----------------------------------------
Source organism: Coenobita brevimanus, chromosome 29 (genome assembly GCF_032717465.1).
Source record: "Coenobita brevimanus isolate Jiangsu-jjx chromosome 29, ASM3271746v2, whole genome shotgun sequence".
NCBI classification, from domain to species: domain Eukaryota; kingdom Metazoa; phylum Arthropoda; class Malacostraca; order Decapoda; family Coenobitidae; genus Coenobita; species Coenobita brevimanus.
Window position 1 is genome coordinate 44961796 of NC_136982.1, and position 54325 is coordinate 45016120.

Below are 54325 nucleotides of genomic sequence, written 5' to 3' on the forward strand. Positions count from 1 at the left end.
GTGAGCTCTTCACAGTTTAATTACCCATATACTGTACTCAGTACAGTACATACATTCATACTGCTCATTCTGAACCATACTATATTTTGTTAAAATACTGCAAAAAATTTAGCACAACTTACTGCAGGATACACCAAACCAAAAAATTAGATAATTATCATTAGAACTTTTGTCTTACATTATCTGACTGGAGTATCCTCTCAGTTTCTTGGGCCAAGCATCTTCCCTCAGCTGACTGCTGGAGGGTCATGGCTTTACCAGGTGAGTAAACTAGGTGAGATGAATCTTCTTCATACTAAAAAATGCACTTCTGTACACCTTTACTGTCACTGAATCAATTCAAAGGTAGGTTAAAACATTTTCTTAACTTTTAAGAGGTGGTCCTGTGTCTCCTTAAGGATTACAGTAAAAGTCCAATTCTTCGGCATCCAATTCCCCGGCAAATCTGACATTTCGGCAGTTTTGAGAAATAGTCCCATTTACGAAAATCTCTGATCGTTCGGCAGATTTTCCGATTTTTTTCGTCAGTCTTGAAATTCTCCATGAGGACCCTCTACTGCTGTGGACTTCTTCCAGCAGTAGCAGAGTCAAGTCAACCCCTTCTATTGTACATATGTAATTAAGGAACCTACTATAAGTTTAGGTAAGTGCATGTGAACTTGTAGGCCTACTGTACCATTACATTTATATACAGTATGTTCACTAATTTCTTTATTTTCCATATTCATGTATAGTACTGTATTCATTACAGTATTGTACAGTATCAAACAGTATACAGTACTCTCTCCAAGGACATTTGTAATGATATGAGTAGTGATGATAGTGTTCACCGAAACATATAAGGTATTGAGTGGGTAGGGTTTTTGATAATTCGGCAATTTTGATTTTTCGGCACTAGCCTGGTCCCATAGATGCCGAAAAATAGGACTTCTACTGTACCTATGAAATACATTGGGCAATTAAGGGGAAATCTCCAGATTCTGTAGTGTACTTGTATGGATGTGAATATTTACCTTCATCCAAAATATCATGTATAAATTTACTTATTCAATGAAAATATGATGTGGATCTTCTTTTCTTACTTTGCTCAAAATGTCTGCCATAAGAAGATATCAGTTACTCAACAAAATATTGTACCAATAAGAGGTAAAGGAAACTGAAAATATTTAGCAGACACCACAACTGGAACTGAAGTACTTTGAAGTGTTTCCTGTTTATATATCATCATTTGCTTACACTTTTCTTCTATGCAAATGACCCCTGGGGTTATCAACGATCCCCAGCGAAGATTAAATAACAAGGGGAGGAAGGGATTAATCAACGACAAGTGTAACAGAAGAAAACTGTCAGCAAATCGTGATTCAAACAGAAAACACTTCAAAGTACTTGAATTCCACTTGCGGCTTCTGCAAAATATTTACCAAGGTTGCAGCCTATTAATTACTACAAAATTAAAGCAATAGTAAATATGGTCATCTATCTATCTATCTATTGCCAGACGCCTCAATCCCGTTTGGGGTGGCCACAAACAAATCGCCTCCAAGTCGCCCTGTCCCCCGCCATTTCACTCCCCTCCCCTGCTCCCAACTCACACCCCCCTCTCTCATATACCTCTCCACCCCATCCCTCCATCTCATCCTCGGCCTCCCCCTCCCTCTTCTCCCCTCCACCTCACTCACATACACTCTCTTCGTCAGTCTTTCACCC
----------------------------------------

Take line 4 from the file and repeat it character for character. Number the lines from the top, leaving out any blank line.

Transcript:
Window position 1 is genome coordinate 44961796 of NC_136982.1, and position 54325 is coordinate 45016120.